Saturday, May 24, 2008

First days in Uganda

Arriving at Entebbe Airport I was stiff from 17+ hours of air travel, sleep-deprived and nursing a throat and sinus issue that had conveniently started the night before I left Wisconsin. Even with all this and the fact that it was pitch black out when I landed, I could tell that I was going to like Uganda.

My luggage thankfully made it through despite two plane transfers in two different countries and my hosts, Harrison and Audrey, graciously picked me up and the airport. They welcomed me like old friends and as I stepped out of the airport the warm, humid air seemed familiar, even though I have never been here before.

On the ride home there was some swerving in and out of traffic – something I got used to in Senegal. I was probably slightly more nervous because I was sitting in the seat that I normally think of as the driver’s; fortunately the steering wheel was on Harrison’s side. The driveway leading to Harrison and Audrey’s apartment is possibly the steepest I have ever seen, it was even difficult for me to negotiate on foot, both up and down the following day. That night I gulped down some fresh passion fruit juice thanks to Audrey and got to bed to try to sleep off whatever I had.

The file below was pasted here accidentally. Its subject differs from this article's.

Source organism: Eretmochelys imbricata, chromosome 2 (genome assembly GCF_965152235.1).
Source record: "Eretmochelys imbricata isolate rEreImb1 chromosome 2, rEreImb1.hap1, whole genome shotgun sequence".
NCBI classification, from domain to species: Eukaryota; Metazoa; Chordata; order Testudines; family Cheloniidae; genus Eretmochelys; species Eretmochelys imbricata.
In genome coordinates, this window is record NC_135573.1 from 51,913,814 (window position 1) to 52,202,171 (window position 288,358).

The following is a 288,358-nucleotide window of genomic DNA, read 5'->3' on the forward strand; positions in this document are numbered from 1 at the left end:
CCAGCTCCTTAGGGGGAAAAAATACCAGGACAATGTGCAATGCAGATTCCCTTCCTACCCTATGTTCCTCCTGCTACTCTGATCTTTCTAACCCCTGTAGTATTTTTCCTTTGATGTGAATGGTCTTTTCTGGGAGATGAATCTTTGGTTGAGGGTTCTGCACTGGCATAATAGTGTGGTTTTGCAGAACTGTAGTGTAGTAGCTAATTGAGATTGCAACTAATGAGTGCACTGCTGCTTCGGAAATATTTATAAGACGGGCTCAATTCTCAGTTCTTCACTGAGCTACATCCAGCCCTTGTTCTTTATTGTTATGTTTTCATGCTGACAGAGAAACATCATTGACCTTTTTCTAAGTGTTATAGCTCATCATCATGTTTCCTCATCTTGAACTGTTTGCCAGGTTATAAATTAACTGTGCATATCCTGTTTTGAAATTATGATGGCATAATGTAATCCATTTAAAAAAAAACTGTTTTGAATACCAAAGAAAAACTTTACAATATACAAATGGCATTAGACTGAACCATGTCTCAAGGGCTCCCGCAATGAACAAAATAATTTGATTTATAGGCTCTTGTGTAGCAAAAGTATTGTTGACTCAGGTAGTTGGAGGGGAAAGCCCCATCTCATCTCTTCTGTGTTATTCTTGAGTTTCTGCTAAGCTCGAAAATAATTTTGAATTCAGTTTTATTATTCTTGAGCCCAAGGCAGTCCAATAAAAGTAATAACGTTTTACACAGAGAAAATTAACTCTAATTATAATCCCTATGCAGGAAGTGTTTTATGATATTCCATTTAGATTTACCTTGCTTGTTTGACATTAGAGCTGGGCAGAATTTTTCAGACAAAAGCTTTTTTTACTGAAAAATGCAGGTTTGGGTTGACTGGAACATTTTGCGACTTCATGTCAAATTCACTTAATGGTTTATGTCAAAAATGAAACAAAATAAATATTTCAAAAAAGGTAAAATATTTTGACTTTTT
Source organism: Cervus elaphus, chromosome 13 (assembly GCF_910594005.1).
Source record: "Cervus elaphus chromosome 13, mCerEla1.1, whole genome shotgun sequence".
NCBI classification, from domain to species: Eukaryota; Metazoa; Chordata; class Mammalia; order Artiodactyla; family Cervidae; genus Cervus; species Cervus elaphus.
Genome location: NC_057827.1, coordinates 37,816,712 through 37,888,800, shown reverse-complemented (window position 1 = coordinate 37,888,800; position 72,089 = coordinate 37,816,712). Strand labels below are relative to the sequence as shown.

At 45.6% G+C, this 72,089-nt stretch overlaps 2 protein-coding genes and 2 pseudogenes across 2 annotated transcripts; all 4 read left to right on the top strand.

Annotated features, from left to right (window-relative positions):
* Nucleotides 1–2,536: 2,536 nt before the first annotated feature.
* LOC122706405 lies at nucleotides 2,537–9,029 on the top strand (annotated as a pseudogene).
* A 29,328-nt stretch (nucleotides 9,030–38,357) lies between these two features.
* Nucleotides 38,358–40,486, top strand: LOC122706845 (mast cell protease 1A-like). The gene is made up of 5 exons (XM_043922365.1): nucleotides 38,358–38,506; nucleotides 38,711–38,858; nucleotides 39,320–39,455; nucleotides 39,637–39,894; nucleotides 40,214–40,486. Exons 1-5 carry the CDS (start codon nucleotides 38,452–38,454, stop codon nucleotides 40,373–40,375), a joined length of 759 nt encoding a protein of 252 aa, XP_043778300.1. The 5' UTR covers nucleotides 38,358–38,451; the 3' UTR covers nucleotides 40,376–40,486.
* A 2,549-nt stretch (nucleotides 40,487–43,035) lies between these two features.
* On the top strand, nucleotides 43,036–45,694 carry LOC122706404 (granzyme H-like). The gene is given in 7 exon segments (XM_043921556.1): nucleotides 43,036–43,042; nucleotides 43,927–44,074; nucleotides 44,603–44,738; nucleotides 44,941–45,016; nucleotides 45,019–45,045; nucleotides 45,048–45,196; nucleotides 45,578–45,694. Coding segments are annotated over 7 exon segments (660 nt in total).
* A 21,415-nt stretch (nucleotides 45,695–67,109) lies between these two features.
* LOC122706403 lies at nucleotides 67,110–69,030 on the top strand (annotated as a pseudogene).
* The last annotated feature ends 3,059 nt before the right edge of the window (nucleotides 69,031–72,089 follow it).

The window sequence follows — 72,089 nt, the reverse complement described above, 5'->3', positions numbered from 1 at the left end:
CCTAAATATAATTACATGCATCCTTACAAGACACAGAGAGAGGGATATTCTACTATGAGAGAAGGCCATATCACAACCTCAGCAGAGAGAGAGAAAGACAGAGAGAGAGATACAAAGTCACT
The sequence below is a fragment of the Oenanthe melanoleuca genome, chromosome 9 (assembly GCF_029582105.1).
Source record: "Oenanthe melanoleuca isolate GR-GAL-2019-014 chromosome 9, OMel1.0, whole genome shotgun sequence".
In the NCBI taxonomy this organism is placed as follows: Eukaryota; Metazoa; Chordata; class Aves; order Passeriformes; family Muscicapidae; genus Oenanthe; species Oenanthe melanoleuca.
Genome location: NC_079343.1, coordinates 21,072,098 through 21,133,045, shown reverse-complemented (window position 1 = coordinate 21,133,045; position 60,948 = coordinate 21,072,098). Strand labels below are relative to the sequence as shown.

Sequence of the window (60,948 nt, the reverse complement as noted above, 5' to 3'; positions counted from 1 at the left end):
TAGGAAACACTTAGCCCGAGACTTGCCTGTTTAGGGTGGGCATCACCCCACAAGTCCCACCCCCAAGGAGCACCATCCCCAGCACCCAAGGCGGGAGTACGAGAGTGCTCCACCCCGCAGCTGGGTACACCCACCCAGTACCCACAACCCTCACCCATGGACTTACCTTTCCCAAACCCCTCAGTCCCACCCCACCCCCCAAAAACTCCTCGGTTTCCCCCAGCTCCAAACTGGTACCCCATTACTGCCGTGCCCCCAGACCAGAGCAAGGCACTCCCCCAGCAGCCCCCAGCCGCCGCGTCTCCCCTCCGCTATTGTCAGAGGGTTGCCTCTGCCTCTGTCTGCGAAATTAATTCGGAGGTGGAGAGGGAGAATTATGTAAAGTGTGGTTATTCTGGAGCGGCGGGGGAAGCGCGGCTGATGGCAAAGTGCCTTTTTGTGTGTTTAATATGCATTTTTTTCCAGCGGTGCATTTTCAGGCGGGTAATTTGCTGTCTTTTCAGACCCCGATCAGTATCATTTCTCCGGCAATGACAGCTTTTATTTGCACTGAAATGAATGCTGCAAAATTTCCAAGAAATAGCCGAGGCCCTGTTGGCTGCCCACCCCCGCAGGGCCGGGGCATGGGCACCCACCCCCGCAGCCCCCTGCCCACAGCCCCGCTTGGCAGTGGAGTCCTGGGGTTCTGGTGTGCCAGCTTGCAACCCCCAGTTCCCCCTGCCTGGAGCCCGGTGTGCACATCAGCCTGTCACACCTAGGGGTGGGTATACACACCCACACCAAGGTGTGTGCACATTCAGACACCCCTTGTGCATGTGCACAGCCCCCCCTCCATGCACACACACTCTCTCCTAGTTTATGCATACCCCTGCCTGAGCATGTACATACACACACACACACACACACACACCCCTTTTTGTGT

In the morning I woke up to a gorgeous view from the balcony. Lush, green hills dotted with red tile roofs and red exposed earth where houses are being built. I could see a couple small banana trees in a neighbor’s yard and down in the valley there were cars on their way to Kampala. Somewhere lower on the hillside there was someone, a shop maybe, that has loud talk radio that can be heard throughout the day.

I took it easy for most of the day, still trying to get better but I did end up walking to the other side of the hill to hit up a bank and go to the supermarket to buy ingredients for a Senegalese meal for my new Ugandan friends. I can already tell that I’m making too many comparisons between Senegal and Uganda, I don’t want to be the kid that moves to a new school but can’t stop talking about her old school. I’ll keep the comparisons to a minimum until I get to know Uganda better, mostly because I’ve learned that first perceptions in a new culture are often wrong.
The first photo is of my host, Harrison on his balcony outside Kampala and the second is of the taxi stop in down town Kampala, on the hill you can see the newly opened mosque, started by Idi Amin, finished by Colonel Kadafi.